Airbrushing Chrome Letters - Airbrush Guru

Airbrushing Chrome Letters

Airbrushing chrome letters tutorial will introduce you to airbrushing a chrome look, as the airbrush techniques used on this letter can be used on any object. Written by Don Johnson airbrush artist.

Pictured below is the ‘chrome font A’ we will be trying to render. I have to warn you I don’t believe the original A font was done with an airbrush so just getting as close as you can is the object of this lesson. You can make it easier on yourself by taking the original and using a photo copy machine to blow the image up to a larger size. For this how to I used the size as it appears below

Airbrush Supplies, equipment used:

  • Gravity feed airbrush,
  • illustration board,
  • erasers ( Pink Pearl 400 and Faber-Castell Perfection 7058 B are the ones I use all the time),
  • Com-Art Art Transparent Smoke and Coblot Blue paints. You can use use black and whatever light color blue you have on hand as long as it’s illustration type paint (Com Art, Dr Ph Martins, Golden Airbrush colors).
  • One sheet of Frisk Film and X-acto knife,
  • business card or some other object to use as a straight edge

Because doing this type of painting requires very low PSI you will find it much easier to accomplish with gravity feed airbrush such as an Iwata HP-B, Badger 100, Micron, etc.

This entire painting should take about three or four DROPS (from an eye dropper) of paint.

You will notice in my supply list there is no white paint listed, we are going to use the white of the illustration board and will not be adding white to this painting.

Design transfer

To start this painting we need to transfer the out line of our image onto our painting surface, the illustration board. I used the Graphite transfer technique which is simply placing a piece of tracing paper over the original image (the A) and tracking the image. With the entire out line traced now flip the tracing paper over and trace it onto the back side of the tracing paper. Now place your tracing paper original side up onto your painting surface and secure in place with tape, now once again trace the A.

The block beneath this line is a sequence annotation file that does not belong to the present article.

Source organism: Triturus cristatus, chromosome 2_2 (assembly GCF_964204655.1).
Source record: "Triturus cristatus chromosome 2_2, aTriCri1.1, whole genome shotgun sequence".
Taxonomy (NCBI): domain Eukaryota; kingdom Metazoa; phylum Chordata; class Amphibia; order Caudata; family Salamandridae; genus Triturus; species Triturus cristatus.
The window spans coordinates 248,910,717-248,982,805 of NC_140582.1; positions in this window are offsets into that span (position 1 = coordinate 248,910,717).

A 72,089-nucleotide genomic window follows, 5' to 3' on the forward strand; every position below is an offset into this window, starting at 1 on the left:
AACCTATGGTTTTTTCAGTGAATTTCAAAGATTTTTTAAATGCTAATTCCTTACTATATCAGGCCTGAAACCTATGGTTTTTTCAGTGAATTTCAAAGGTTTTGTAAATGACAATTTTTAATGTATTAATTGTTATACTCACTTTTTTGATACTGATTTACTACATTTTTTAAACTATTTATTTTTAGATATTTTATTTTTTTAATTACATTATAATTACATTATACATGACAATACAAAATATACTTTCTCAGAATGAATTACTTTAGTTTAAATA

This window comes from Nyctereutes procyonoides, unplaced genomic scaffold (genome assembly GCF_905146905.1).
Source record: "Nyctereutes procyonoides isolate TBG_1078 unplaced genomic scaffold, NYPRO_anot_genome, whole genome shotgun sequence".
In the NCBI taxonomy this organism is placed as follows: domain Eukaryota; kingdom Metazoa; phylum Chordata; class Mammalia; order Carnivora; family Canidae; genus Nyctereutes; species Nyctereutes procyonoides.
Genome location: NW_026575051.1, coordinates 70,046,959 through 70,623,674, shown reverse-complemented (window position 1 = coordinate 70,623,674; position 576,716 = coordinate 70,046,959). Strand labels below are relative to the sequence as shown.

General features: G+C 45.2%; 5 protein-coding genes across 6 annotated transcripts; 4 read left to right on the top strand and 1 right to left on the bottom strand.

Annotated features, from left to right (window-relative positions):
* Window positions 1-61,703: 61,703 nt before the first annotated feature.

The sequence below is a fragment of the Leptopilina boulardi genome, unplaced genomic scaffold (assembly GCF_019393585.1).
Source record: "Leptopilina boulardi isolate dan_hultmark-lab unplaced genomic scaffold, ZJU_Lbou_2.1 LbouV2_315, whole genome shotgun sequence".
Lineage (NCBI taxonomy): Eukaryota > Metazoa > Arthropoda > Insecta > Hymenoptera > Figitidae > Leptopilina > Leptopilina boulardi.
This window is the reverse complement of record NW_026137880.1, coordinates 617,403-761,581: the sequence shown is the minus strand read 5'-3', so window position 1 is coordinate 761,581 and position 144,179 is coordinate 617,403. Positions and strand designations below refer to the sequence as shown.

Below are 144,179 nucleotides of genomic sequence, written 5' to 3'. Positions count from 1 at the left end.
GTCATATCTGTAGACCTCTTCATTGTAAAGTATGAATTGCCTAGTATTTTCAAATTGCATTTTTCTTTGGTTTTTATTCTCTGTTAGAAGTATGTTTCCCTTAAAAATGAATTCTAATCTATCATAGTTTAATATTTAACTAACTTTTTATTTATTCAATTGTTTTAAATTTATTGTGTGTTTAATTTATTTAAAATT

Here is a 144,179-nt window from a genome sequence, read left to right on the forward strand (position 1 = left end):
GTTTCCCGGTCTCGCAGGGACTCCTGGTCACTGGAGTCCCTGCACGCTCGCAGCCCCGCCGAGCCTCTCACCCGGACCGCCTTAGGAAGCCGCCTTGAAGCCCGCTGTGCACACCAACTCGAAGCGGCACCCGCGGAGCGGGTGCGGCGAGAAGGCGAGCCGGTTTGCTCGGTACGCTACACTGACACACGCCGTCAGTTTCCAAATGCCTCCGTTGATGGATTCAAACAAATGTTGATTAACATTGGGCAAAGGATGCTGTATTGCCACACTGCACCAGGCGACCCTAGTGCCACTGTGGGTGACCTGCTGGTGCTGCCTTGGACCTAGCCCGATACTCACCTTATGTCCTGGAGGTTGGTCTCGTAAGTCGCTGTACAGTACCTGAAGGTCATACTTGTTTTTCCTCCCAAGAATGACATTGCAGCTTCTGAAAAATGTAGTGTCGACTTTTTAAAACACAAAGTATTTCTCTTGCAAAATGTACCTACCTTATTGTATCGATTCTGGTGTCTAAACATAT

Once you pull the tracing paper up you should see a faint out line of the A on the illustration board. Cover you’re A with the Frisk film and carefully using your X -acto knife cut the design out, pull the A out away from the rest of the frisk film and you are now ready for paint.

Pictured above: Top is my tracing paper out line, in the middle is the original A from which I traced the A onto the tracing paper, bottom is the A transferred onto the illustration board and frisk applied with the A cut out and pulled out away from the rest of the Frisk film.

Always keep your reference very close at hand and check it often; paint what you see, not what you think you remember about the image.

Cut design out of frisket

The A pulled out away from the rest of the frisk film, we are now ready for paint.

Start airbrushing the design

Now as we begin the painting process please keep in mind this whole painting is only going to require 3 or 4 drops of paint, this is key to accomplishing this painting.